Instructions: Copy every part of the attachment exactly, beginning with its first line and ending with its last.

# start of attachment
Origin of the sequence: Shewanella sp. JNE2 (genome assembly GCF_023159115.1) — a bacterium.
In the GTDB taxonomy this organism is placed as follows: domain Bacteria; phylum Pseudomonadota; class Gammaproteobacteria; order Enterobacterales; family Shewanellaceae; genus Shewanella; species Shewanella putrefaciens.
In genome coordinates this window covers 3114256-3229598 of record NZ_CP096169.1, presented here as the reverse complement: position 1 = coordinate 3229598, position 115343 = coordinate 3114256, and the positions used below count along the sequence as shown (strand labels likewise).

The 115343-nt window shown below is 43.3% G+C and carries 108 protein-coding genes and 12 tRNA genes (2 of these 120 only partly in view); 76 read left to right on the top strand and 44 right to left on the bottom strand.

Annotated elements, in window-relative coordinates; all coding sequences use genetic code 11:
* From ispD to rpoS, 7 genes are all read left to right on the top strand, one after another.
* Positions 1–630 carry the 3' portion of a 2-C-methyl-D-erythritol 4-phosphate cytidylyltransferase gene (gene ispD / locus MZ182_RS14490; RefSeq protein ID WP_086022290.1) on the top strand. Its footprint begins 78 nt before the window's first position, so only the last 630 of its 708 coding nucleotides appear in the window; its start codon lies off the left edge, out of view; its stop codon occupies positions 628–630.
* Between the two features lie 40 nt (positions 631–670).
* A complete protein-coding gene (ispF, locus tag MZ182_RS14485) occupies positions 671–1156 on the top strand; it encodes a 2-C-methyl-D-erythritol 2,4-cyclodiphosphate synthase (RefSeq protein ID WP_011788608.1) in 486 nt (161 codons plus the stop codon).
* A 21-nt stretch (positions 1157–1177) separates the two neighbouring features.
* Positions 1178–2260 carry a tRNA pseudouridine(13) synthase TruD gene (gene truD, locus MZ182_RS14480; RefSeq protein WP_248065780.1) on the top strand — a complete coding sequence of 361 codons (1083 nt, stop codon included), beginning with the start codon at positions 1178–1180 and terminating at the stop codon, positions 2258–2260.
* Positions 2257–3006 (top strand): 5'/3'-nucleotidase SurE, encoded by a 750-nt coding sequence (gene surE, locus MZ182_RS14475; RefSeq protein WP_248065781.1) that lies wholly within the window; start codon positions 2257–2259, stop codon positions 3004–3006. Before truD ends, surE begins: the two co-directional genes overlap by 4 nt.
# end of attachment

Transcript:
Origin of the sequence: Shewanella sp. JNE2 (genome assembly GCF_023159115.1) — a bacterium.
In the GTDB taxonomy this organism is placed as follows: domain Bacteria; phylum Pseudomonadota; class Gammaproteobacteria; order Enterobacterales; family Shewanellaceae; genus Shewanella; species Shewanella putrefaciens.
In genome coordinates this window covers 3114256-3229598 of record NZ_CP096169.1, presented here as the reverse complement: position 1 = coordinate 3229598, position 115343 = coordinate 3114256, and the positions used below count along the sequence as shown (strand labels likewise).

The 115343-nt window shown below is 43.3% G+C and carries 108 protein-coding genes and 12 tRNA genes (2 of these 120 only partly in view); 76 read left to right on the top strand and 44 right to left on the bottom strand.

Annotated elements, in window-relative coordinates; all coding sequences use genetic code 11:
* From ispD to rpoS, 7 genes are all read left to right on the top strand, one after another.
* Positions 1–630 carry the 3' portion of a 2-C-methyl-D-erythritol 4-phosphate cytidylyltransferase gene (gene ispD / locus MZ182_RS14490; RefSeq protein ID WP_086022290.1) on the top strand. Its footprint begins 78 nt before the window's first position, so only the last 630 of its 708 coding nucleotides appear in the window; its start codon lies off the left edge, out of view; its stop codon occupies positions 628–630.
* Between the two features lie 40 nt (positions 631–670).
* A complete protein-coding gene (ispF, locus tag MZ182_RS14485) occupies positions 671–1156 on the top strand; it encodes a 2-C-methyl-D-erythritol 2,4-cyclodiphosphate synthase (RefSeq protein ID WP_011788608.1) in 486 nt (161 codons plus the stop codon).
* A 21-nt stretch (positions 1157–1177) separates the two neighbouring features.
* Positions 1178–2260 carry a tRNA pseudouridine(13) synthase TruD gene (gene truD, locus MZ182_RS14480; RefSeq protein WP_248065780.1) on the top strand — a complete coding sequence of 361 codons (1083 nt, stop codon included), beginning with the start codon at positions 1178–1180 and terminating at the stop codon, positions 2258–2260.
* Positions 2257–3006 (top strand): 5'/3'-nucleotidase SurE, encoded by a 750-nt coding sequence (gene surE, locus MZ182_RS14475; RefSeq protein WP_248065781.1) that lies wholly within the window; start codon positions 2257–2259, stop codon positions 3004–3006. Before truD ends, surE begins: the two co-directional genes overlap by 4 nt.